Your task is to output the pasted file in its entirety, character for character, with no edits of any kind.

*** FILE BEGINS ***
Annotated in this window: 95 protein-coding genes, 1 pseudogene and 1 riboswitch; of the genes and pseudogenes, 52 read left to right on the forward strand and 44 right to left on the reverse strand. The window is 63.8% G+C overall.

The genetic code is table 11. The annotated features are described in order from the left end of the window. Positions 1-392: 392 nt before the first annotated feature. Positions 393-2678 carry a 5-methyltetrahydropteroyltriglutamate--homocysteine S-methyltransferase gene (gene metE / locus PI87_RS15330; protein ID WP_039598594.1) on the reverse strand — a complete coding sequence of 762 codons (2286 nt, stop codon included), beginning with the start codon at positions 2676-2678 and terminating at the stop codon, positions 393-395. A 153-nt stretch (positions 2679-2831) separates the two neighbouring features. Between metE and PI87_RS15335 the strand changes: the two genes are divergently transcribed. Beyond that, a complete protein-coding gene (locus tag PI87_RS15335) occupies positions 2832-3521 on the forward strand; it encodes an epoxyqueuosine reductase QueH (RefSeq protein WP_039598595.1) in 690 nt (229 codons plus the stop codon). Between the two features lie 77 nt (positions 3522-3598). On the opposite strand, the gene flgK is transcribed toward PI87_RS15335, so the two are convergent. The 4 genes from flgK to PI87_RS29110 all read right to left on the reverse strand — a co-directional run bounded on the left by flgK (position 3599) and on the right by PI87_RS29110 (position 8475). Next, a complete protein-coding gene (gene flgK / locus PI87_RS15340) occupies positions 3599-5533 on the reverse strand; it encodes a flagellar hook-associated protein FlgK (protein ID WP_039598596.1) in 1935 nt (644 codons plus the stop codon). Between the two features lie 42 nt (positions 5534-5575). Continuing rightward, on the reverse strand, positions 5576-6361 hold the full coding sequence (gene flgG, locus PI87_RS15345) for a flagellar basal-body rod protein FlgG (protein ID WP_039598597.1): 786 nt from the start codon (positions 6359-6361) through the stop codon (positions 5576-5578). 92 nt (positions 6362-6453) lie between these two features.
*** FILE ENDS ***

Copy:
Annotated in this window: 95 protein-coding genes, 1 pseudogene and 1 riboswitch; of the genes and pseudogenes, 52 read left to right on the forward strand and 44 right to left on the reverse strand. The window is 63.8% G+C overall.

The genetic code is table 11. The annotated features are described in order from the left end of the window. Positions 1-392: 392 nt before the first annotated feature. Positions 393-2678 carry a 5-methyltetrahydropteroyltriglutamate--homocysteine S-methyltransferase gene (gene metE / locus PI87_RS15330; protein ID WP_039598594.1) on the reverse strand — a complete coding sequence of 762 codons (2286 nt, stop codon included), beginning with the start codon at positions 2676-2678 and terminating at the stop codon, positions 393-395. A 153-nt stretch (positions 2679-2831) separates the two neighbouring features. Between metE and PI87_RS15335 the strand changes: the two genes are divergently transcribed. Beyond that, a complete protein-coding gene (locus tag PI87_RS15335) occupies positions 2832-3521 on the forward strand; it encodes an epoxyqueuosine reductase QueH (RefSeq protein WP_039598595.1) in 690 nt (229 codons plus the stop codon). Between the two features lie 77 nt (positions 3522-3598). On the opposite strand, the gene flgK is transcribed toward PI87_RS15335, so the two are convergent. The 4 genes from flgK to PI87_RS29110 all read right to left on the reverse strand — a co-directional run bounded on the left by flgK (position 3599) and on the right by PI87_RS29110 (position 8475). Next, a complete protein-coding gene (gene flgK / locus PI87_RS15340) occupies positions 3599-5533 on the reverse strand; it encodes a flagellar hook-associated protein FlgK (protein ID WP_039598596.1) in 1935 nt (644 codons plus the stop codon). Between the two features lie 42 nt (positions 5534-5575). Continuing rightward, on the reverse strand, positions 5576-6361 hold the full coding sequence (gene flgG, locus PI87_RS15345) for a flagellar basal-body rod protein FlgG (protein ID WP_039598597.1): 786 nt from the start codon (positions 6359-6361) through the stop codon (positions 5576-5578). 92 nt (positions 6362-6453) lie between these two features.